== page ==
The latest market analysis by specialist property lending experts, Octane Capital, has revealed that the cost of maintaining a monthly buy-to-let mortgage interest payments has climbed by 75.7% in the last year, with those making a full mortgage repayment each month seeing an increase of 31.6%.
Octane Capital analysed the current cost of the average buy-to-let mortgage and how this monthly repayment has increased in the last year as interest rates have climbed ever higher.
The research by Octane Capital shows that currently, the average buy-to-let investor is borrowing £217,364 after placing a 25% deposit on the average UK property price of £289,819.
With a current average buy-to-let mortgage rate of 5.32%, this would see the average investor pay back £1,312 when making a full monthly repayment.
The average mortgage rate has increased by 2.12% in the last year alone, meaning that the average monthly cost of a full mortgage repayment has increased by 31.6%, adding £315 to the cost of buy-to-let borrowing.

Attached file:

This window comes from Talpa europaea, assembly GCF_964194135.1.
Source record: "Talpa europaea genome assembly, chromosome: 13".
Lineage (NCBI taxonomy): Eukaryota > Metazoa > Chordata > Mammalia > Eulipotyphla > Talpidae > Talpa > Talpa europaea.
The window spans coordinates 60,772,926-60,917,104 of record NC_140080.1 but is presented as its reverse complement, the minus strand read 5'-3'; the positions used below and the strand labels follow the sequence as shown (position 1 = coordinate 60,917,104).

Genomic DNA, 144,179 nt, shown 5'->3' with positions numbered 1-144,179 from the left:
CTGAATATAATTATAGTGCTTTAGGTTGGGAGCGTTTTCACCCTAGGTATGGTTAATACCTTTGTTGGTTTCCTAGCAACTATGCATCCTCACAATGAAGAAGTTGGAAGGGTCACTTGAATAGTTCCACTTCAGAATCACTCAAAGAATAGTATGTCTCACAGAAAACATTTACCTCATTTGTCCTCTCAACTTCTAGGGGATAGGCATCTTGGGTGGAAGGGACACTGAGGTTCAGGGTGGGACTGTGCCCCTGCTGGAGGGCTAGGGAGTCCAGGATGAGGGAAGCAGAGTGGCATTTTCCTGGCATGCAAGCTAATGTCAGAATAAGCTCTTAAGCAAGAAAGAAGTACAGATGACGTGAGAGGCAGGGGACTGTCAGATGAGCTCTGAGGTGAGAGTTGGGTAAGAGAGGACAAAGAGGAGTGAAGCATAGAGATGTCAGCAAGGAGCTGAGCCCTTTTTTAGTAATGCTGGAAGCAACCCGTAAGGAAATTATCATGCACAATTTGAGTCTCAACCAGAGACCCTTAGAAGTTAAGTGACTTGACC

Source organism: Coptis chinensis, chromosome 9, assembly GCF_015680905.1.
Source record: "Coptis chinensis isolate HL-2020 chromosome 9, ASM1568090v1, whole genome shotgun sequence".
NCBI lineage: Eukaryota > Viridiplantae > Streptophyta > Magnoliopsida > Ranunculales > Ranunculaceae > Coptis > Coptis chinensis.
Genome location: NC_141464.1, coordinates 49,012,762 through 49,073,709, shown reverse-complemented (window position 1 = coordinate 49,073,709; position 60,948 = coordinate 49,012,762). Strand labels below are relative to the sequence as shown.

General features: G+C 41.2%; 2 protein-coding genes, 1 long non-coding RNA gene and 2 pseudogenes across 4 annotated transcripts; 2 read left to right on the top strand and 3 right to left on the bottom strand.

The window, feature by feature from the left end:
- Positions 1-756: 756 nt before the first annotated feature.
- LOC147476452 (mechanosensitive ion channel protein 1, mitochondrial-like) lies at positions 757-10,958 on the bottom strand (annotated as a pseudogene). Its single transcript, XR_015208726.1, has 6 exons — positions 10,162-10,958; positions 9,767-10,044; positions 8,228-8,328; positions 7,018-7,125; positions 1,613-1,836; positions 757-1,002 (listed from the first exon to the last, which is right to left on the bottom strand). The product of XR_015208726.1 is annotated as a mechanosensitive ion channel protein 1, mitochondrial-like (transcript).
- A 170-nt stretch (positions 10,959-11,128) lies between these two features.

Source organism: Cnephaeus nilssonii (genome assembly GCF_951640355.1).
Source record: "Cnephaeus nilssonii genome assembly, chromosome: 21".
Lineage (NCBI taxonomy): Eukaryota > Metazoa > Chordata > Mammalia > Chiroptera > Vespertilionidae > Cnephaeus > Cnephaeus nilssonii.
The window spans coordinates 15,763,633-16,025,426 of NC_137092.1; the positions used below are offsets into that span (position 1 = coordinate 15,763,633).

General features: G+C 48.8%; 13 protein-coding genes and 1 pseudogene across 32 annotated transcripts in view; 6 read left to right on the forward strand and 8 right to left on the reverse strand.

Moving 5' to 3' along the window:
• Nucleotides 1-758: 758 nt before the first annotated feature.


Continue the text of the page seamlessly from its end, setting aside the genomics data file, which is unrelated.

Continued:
However, many buy-to-let investors will opt to simply maintain the mortgage secured on an investment property by way of monthly interest only repayments.
The figures from Octane Capital show that in the current market, the average interest only monthly repayment has climbed to £964 per month, an annual increase of 75.7%, or £415 per month.
Despite this increased cost, investor appetites for buy-to-let investment remains strong and previous research by Octane Capital shows that the total value of loans issued to buy-to-let investors has climbed by 12% over the last year, one of only two sub sectors to see positive movement two years in a row.
CEO of Octane Capital, Jonathan Samuels said, “It’s not just residential buyers that will have shuddered at the news of an eleventh consecutive interest rate hike last week, with buy-to-let investors also seeing the cost of borrowing climb substantially.
These increased mortgage costs will further reduce a profit margin that has already been dented due to numerous government legislative changes in recent years.
Despite this, we’ve actually seen an increase in the total value of buy-to-let loans issued in the last year which suggests that, despite all that’s been thrown at them, the nation’s landlords are still largely undeterred and the buy-to-let sector itself remains a lucrative one for those looking to invest in the right areas and with the right financing in place.”